As if on cue a recruiter wrote me shortly after I posted this. I'm not on the market, mind you, so he had to make some effort to go through LinkedIn profiles or websites to find me. He clearly did a keyword search on Linux and Linux appears on my resume so I got a nice e-mail looking for a kernel engineer, something I am utterly unqualified to do and which does not appear in any way, shape or form on any profile or resume of mine. You were saying...

If your wife is one of the relative handful of qualified, competent recruiters then she is probably worth her weight in gold and then some. We need more like that. A defense of recruiters on the whole made up of simply an attack on candidates won't fly here, sorry.

Personally, I'd just like to meet one recruiter who understands the seemingly obvious fact that a bachelor's degree in computer science is BETTER than a certification in IT. It would also be nice to find one that doesn't immediately assume you know absolutely nothing about Windows once you say anything about Linux.

I'm not sure how much a degree is worth to be honest. For certifications it depends entirely on which cert. Some are pretty easy to get and some really require a lot of experience and hands on knowledge. For someone like me who has been in the field for 30 years a degree is almost meaningless because the technology has changed so very much. IMHO the emphasis on a degree over real world experience is problematic and does not get an employer the best candidates.

This article is simply so true, and not just for technical recruiters. Recruiters in general.

I have always asked myself the same question: How can tens of recruiters advertize for the same role for the same company, and how can those job seekers makes sure that they are using a trusted recruiter?

I really don't know how employers are able to go through the selection process having so many recruiters working for them with, more than often, the same candidates.

I don't agree with your principal opinion.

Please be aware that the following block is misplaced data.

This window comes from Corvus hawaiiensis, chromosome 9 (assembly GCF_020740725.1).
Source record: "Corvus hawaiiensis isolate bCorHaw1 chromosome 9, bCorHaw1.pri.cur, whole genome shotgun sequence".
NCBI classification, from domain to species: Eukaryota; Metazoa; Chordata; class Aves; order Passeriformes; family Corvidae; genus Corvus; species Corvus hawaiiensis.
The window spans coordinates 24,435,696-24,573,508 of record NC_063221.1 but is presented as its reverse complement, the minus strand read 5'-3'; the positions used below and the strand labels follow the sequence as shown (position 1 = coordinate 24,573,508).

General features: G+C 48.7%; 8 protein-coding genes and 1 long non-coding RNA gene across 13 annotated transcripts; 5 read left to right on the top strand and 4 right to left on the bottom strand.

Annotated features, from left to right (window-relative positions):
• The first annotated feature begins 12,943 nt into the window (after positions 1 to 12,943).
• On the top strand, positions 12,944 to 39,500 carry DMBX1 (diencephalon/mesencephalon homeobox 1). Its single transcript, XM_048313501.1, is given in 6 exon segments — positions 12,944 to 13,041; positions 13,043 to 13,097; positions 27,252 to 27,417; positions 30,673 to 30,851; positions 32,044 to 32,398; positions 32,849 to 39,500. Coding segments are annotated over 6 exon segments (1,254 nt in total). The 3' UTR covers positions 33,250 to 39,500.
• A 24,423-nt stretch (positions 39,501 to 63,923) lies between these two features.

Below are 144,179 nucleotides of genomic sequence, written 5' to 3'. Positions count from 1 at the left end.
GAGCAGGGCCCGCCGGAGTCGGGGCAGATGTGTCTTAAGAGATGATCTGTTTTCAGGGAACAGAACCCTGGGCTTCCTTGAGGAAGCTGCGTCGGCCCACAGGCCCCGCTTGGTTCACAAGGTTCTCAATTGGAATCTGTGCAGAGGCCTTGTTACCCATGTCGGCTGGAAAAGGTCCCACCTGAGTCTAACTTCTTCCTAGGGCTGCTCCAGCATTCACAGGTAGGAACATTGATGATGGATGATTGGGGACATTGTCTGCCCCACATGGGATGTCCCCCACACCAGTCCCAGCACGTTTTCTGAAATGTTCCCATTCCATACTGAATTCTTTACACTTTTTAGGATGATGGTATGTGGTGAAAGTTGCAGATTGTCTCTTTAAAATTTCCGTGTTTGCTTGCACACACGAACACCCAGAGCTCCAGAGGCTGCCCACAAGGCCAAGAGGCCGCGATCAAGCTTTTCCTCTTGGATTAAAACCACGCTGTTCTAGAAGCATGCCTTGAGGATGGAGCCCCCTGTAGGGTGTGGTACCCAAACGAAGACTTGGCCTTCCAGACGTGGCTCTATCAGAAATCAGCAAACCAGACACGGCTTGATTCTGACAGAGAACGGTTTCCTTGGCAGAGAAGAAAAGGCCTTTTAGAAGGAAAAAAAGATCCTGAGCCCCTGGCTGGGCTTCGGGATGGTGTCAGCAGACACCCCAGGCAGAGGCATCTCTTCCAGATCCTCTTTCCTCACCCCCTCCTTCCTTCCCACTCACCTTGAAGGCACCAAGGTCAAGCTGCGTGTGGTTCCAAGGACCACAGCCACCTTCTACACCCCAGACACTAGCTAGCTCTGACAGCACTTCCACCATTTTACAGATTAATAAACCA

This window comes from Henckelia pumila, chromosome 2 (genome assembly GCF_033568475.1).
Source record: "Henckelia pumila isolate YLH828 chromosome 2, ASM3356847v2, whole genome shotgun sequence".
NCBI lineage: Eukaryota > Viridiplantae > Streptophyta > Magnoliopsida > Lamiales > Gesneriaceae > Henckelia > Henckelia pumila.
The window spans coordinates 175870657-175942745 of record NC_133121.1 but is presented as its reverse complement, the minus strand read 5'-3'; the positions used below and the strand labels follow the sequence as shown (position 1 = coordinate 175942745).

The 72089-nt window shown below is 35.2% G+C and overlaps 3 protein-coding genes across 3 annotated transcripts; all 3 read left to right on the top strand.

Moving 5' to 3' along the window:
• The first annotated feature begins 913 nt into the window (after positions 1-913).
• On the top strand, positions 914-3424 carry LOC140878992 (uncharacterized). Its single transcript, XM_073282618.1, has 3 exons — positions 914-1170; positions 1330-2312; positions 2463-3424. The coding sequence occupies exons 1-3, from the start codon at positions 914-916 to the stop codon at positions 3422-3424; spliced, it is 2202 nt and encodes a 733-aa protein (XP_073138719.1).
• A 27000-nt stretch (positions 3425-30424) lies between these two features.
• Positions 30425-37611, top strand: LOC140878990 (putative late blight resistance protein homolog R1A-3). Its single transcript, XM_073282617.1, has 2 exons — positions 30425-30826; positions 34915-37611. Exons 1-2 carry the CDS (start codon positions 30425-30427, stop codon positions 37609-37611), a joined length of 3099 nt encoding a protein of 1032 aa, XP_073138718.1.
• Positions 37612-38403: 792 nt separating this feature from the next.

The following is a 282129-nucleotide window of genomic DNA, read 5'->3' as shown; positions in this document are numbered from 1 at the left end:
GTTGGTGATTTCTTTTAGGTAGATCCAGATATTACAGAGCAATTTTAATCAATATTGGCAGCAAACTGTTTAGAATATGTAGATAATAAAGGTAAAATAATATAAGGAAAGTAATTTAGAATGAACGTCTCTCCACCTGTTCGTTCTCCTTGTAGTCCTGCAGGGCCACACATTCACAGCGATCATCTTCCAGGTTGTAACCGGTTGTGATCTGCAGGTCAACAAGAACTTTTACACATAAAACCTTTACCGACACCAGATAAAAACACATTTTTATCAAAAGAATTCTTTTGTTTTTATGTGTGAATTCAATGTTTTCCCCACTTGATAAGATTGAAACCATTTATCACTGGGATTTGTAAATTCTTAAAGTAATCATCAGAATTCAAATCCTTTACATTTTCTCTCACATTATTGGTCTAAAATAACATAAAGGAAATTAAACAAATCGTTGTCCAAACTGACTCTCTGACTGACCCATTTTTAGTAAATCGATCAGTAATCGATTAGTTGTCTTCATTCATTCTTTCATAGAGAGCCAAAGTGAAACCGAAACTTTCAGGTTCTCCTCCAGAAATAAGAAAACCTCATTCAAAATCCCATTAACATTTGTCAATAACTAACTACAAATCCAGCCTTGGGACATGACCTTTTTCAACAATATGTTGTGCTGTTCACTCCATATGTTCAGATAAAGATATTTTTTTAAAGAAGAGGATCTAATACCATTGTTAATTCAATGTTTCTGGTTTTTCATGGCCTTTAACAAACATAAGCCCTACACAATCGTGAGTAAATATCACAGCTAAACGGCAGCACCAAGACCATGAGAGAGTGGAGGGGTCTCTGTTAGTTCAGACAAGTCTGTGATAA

I think we have not enough data to draw a statistic about good and bad recruiters.
Your perception is that there are more cows than bulls. Ok, have you thought that it may depends on the fact that you saw more cows than bulls?

Let's see the problem from another point of view: why are bad recruiters engaded? Because they are cheeper.
I'm with you when you say that sending cv blindly to customers is an awful, unprofessional practice.
In Italy this was used by "temping agencies", and nowadays it's less used (but in auge anyway).

Is there a possibility to stop this practice? No, because people searching for a job really don't care "how", but "how much". Companies doesn't care who, when, why they get profiles, but how much they pay for it. The cheeper is the better. So, it's an economic issue (in my vision).

I really agree with you reverting the argomentation: Why is wiser to hire qualified recruiters? Because a well done job save you time and money.
And this is true for everybody.
Is it frustrating to go throug a selection with a bad recruiter? Yes, it is. I think we all have stories about it. What we can do? I don't know. Last time it happened to me I explicity prohibited that company to use, handle, keed my personal data and warn them not to contact me anymore.

Overally I really appreciate your article, thank you.

By the way, i'm a recruiter :)

I wrote this post from a strictly American perspective. The situation in Italy or Europe in general may be entirely different. In the U.S. I can probably provide enough data to back up my article but I can't do that for anywhere else in the world.